Auburn’s offensive rehab begins with a blank slate

Dr. Saturday

Alert readers may have noticed over the weekend that Auburn has a new offensive coordinator, Scot Loeffler, about whom there is little to say except this: He has a tough act to follow, in more ways than one.

On one hand, his predecessor, Gus Malzahn, was generally regarded as the most respected offensive guru in the SEC, and was by far the highest paid at $1.3 million per year after the Tigers' prolific, Cam Newton-led march to the BCS championship in 2010. On the other, Malzahn's stock took a steep tumble along with Auburn's numbers last year, a rebuilding campaign that produced no new stars and no coherent identity to build on after Malzahn bolted for the top job at Arkansas State. Once again, the Tigers are starting over from scratch.

Not that anyone expected much fireworks in the wake of massive attrition from the 2010 team. But even by the dramatically lowered preseason standards, the 2011 edition was a flop: After a solid start in September, the Tigers managed just 16 points against South Carolina, 14 against Arkansas, 17 against Florida, 10 against LSU, 7 against Georgia and 14 against Alabama — all 14 in the final case coming via fumble return and kickoff return, respectively. Overall production plummeted by more than 15 points and 160 yards per game.


The revolving door at quarterback between Barrett Trotter, Clint Moseley and change-of-pace freshman Kiehl Frazier never really stopped, mainly because none of them managed to take hold of the job for any extended period of time. Outside of Clint Moseley's 12-for-15, four-touchdown effort against the worst defense in the league, Tiger QBs combined to complete fewer than half their passes in SEC games with twice as many interceptions (11) as touchdowns (5) and a dreadful pass efficiency rating (90.6) that hovered a good 25 points below the SEC average. This was before they lost the most productive player on the team in the exodus to Arkansas State.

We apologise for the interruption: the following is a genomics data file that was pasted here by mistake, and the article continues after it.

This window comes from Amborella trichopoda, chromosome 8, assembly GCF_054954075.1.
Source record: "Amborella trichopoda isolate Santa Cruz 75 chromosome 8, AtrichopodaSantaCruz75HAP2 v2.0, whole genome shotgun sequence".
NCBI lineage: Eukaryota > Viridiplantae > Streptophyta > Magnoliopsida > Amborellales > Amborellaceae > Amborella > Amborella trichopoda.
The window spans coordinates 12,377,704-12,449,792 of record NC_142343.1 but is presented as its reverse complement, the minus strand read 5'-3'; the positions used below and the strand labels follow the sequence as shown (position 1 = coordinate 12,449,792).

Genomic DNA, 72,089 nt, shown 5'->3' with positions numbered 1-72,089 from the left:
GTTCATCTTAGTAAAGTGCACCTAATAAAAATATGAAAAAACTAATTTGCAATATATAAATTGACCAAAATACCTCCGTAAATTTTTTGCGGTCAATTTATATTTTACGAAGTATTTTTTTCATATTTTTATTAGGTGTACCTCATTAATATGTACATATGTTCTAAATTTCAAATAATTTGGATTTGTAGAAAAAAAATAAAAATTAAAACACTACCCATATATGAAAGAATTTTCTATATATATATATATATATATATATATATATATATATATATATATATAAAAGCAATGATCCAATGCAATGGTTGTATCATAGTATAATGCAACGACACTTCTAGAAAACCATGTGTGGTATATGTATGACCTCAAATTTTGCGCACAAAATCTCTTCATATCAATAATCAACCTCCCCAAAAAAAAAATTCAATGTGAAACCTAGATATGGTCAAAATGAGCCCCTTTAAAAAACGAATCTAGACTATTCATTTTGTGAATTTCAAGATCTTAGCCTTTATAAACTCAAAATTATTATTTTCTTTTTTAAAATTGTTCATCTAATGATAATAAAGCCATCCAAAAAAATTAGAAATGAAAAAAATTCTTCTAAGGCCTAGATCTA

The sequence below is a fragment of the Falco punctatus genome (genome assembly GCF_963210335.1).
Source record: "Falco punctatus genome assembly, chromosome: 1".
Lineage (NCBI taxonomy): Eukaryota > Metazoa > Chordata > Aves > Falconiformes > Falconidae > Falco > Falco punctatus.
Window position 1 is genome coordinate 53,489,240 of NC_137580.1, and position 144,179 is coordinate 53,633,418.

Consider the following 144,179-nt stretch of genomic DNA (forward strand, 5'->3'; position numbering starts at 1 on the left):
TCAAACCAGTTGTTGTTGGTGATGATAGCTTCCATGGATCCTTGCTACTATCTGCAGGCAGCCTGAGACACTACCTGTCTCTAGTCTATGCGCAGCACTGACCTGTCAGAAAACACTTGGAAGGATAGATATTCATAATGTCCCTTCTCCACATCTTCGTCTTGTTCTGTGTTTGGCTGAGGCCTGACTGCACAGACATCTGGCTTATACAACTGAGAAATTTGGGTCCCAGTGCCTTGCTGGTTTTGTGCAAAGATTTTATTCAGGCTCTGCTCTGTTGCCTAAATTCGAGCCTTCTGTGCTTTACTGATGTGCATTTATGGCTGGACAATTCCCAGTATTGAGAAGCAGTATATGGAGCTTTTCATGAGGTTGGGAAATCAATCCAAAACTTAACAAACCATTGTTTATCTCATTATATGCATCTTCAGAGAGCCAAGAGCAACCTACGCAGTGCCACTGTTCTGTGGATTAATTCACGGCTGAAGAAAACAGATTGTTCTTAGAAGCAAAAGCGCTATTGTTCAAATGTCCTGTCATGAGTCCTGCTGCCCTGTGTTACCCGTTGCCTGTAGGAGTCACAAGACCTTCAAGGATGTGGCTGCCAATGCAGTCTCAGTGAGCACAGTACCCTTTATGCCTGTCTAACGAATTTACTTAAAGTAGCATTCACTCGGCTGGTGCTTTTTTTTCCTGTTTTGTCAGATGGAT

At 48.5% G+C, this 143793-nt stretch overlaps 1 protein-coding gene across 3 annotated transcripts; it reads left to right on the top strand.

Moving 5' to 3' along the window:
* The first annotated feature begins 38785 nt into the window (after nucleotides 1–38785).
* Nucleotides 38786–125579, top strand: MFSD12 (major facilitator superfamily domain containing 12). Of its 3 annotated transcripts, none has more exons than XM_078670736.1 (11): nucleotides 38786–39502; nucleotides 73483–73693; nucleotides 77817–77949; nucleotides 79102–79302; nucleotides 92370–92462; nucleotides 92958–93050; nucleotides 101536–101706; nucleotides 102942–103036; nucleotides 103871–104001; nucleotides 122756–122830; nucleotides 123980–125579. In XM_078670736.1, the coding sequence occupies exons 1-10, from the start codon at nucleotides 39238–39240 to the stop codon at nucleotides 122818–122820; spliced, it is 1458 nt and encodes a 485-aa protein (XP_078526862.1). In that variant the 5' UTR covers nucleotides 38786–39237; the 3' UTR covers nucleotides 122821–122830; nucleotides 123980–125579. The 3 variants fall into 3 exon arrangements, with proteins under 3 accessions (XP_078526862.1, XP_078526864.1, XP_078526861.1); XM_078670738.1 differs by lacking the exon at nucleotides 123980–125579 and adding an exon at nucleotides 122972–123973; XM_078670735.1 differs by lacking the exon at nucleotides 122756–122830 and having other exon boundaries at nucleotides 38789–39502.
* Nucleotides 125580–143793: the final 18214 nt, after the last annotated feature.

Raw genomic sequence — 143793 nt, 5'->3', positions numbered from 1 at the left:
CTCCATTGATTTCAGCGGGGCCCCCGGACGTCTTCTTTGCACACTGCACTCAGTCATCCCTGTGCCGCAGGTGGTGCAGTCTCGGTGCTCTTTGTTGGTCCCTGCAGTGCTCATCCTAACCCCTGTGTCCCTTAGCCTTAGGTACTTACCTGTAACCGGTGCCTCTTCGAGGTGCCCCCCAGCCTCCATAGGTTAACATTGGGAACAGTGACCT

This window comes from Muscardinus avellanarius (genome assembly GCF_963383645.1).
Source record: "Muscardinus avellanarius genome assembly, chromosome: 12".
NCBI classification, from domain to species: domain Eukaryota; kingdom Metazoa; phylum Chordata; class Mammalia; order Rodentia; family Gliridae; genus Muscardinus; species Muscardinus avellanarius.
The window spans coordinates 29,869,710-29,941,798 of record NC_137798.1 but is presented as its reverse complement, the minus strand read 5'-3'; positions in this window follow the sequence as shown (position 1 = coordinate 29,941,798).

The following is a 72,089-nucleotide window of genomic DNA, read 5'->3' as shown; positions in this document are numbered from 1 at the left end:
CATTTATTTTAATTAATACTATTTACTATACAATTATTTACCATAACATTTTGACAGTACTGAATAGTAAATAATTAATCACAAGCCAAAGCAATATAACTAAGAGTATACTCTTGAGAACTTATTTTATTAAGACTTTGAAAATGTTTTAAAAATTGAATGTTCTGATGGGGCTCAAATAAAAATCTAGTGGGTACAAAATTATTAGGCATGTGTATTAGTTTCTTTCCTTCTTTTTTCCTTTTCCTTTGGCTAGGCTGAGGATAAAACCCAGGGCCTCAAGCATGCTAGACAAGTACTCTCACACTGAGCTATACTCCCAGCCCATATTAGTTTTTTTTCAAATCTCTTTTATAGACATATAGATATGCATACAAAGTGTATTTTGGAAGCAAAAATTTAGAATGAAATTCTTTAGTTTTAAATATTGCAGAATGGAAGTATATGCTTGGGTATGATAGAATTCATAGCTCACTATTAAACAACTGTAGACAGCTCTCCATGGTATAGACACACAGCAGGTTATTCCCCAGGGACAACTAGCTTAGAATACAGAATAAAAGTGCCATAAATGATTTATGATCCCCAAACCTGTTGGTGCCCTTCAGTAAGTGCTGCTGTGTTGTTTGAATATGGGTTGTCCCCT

One season as a play-caller in the MAC isn't enough to tag Loeffler with any particular philosophy — Temple was extremely run-oriented in 2011, for what it's worth, although that had at least as much to do with the presence of Bernard Pierce and Matt Brown in the backfield as it did with Loeffler's preferences — but that may turn out to be an asset: With previous stops as a quarterbacks coach in Michigan and Florida, Loeffler can claim credit for grooming NFL starters in both pro-style (Brian Griese, Tom Brady, Chad Henne) and spread (Tim Tebow) schemes, which theoretically leaves the door open for all three contenders at quarterback to compete on equal footing while finding his niche. Mosley and incoming freshman Zeke Pike are both big, prototypical pocket slingers in the traditional Michigan mold; Frazier is the resident "athlete" who can sting defenses with his legs, à la Tebow, but may be more dangerous to his own team than to opposing defenses when he attempts to throw. There is no indication that Loeffler prefers one "type" or another, or that he's opposed to accommodating both by allowing Frazier to reprise his role in Wildcat sets.

At any rate, this is probably starting to feel a little too familiar for Auburn fans, who will be ushering in their sixth different opening-day starter in as many years and have little more than blazing tailback Onterio McCalebb and some advance hype for the likes of Pike, running back Tre Mason and wide receivers Trovon Reed and Quan Bray to hang their hopes on. Until at least one of them emerges from the "potential" phase, even the eternal optimism that accompanies a new year is on hold.

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Matt Hinton is on Facebook and Twitter: Follow him @DrSaturday.

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